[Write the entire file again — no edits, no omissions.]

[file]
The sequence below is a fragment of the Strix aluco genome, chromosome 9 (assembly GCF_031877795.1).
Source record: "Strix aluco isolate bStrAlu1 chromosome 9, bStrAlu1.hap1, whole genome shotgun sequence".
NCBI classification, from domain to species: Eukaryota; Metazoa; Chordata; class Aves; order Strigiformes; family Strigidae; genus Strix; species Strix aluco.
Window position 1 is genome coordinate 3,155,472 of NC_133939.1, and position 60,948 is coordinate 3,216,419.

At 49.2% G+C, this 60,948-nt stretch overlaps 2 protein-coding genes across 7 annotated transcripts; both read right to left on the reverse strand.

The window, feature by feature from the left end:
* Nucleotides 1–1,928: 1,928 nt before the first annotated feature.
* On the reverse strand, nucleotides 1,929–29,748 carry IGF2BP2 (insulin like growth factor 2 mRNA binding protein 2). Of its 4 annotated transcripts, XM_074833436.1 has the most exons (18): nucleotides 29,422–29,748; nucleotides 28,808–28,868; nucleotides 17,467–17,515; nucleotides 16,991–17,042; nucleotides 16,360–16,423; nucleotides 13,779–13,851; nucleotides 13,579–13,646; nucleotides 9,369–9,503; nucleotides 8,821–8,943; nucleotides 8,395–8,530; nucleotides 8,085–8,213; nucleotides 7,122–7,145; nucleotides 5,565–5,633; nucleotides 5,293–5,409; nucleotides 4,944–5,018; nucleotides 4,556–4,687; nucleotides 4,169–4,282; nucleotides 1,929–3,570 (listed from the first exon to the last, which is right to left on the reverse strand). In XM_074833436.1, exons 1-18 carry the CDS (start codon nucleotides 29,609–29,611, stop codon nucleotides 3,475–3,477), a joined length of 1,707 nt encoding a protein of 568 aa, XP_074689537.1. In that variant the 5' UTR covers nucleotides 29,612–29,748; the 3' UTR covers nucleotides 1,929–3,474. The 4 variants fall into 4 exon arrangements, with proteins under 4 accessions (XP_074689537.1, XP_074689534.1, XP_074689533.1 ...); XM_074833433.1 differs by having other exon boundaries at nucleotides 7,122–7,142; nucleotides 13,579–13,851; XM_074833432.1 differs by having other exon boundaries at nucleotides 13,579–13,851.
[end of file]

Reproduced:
The sequence below is a fragment of the Strix aluco genome, chromosome 9 (assembly GCF_031877795.1).
Source record: "Strix aluco isolate bStrAlu1 chromosome 9, bStrAlu1.hap1, whole genome shotgun sequence".
NCBI classification, from domain to species: Eukaryota; Metazoa; Chordata; class Aves; order Strigiformes; family Strigidae; genus Strix; species Strix aluco.
Window position 1 is genome coordinate 3,155,472 of NC_133939.1, and position 60,948 is coordinate 3,216,419.

At 49.2% G+C, this 60,948-nt stretch overlaps 2 protein-coding genes across 7 annotated transcripts; both read right to left on the reverse strand.

The window, feature by feature from the left end:
* Nucleotides 1–1,928: 1,928 nt before the first annotated feature.
* On the reverse strand, nucleotides 1,929–29,748 carry IGF2BP2 (insulin like growth factor 2 mRNA binding protein 2). Of its 4 annotated transcripts, XM_074833436.1 has the most exons (18): nucleotides 29,422–29,748; nucleotides 28,808–28,868; nucleotides 17,467–17,515; nucleotides 16,991–17,042; nucleotides 16,360–16,423; nucleotides 13,779–13,851; nucleotides 13,579–13,646; nucleotides 9,369–9,503; nucleotides 8,821–8,943; nucleotides 8,395–8,530; nucleotides 8,085–8,213; nucleotides 7,122–7,145; nucleotides 5,565–5,633; nucleotides 5,293–5,409; nucleotides 4,944–5,018; nucleotides 4,556–4,687; nucleotides 4,169–4,282; nucleotides 1,929–3,570 (listed from the first exon to the last, which is right to left on the reverse strand). In XM_074833436.1, exons 1-18 carry the CDS (start codon nucleotides 29,609–29,611, stop codon nucleotides 3,475–3,477), a joined length of 1,707 nt encoding a protein of 568 aa, XP_074689537.1. In that variant the 5' UTR covers nucleotides 29,612–29,748; the 3' UTR covers nucleotides 1,929–3,474. The 4 variants fall into 4 exon arrangements, with proteins under 4 accessions (XP_074689537.1, XP_074689534.1, XP_074689533.1 ...); XM_074833433.1 differs by having other exon boundaries at nucleotides 7,122–7,142; nucleotides 13,579–13,851; XM_074833432.1 differs by having other exon boundaries at nucleotides 13,579–13,851.